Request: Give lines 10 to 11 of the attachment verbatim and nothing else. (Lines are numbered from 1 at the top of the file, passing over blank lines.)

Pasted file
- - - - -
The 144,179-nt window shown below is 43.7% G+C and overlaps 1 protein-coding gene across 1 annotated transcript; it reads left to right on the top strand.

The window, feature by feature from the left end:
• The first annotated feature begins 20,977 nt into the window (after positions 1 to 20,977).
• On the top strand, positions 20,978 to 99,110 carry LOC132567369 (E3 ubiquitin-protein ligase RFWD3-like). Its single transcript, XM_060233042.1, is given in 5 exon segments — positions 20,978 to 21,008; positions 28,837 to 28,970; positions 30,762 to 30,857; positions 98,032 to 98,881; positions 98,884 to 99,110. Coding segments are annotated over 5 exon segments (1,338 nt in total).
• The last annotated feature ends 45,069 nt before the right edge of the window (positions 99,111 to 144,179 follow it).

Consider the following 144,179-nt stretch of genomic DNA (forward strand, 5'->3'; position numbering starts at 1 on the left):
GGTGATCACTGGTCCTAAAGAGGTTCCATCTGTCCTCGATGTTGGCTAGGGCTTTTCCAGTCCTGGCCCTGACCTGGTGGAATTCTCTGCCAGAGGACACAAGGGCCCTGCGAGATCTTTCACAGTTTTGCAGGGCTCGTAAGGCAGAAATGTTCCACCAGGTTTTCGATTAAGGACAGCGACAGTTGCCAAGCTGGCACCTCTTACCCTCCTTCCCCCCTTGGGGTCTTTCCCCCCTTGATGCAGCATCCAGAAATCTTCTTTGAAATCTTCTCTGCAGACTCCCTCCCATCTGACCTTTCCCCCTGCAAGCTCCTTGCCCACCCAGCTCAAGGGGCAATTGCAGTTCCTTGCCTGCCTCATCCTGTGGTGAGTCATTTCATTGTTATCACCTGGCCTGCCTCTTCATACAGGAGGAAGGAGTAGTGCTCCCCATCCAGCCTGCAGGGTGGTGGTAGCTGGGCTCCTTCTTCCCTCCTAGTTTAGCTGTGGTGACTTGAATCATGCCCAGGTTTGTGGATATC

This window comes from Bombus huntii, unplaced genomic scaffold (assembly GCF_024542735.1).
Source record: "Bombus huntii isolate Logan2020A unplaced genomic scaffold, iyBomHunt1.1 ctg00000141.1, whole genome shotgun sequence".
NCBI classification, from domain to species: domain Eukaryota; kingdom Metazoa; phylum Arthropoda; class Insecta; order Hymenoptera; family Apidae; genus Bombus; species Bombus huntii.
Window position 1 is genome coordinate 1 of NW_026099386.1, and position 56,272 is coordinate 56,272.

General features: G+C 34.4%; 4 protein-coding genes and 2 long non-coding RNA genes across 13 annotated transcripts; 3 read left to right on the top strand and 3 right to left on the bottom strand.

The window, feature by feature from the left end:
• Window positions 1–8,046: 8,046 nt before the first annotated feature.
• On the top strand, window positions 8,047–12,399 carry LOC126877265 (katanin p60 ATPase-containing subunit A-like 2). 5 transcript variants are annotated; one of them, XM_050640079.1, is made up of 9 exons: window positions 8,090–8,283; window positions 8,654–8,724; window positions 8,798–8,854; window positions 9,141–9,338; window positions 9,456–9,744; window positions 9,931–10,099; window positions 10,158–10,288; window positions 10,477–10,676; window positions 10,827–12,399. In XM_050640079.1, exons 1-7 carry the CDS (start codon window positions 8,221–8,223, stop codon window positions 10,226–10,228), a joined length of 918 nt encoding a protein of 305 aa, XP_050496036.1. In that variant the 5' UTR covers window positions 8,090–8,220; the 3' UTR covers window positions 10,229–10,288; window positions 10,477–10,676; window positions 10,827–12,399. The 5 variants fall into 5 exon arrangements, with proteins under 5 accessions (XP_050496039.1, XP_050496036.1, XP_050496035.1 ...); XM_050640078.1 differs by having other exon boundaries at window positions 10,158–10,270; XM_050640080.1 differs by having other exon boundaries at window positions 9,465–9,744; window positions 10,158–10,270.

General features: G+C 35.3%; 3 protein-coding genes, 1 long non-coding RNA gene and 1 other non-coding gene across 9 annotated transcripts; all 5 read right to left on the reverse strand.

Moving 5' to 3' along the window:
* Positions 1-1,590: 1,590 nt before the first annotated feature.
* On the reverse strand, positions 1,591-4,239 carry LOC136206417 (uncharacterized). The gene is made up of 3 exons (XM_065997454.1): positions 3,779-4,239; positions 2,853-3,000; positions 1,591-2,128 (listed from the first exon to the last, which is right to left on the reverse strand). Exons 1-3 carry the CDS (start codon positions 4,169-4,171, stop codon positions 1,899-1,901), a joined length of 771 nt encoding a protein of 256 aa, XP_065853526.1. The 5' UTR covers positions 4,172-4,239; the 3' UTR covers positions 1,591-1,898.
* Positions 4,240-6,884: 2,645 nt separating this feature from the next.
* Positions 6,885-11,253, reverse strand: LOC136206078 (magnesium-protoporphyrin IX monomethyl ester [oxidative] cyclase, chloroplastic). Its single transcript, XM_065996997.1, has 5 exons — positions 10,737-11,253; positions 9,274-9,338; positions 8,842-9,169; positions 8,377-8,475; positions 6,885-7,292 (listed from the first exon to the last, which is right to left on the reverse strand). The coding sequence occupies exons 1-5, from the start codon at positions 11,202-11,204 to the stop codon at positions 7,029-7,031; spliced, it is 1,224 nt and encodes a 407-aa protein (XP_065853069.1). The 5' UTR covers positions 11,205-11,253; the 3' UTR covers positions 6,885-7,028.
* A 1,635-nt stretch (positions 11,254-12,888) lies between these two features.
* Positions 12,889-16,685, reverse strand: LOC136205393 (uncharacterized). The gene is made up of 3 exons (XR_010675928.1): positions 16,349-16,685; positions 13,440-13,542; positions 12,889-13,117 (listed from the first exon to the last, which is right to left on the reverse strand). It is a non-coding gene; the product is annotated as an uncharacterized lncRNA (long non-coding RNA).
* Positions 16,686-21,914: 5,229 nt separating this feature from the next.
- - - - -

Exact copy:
NCBI classification, from domain to species: domain Eukaryota; kingdom Metazoa; phylum Arthropoda; class Insecta; order Hymenoptera; family Apidae; genus Bombus; species Bombus huntii.
Window position 1 is genome coordinate 1 of NW_026099386.1, and position 56,272 is coordinate 56,272.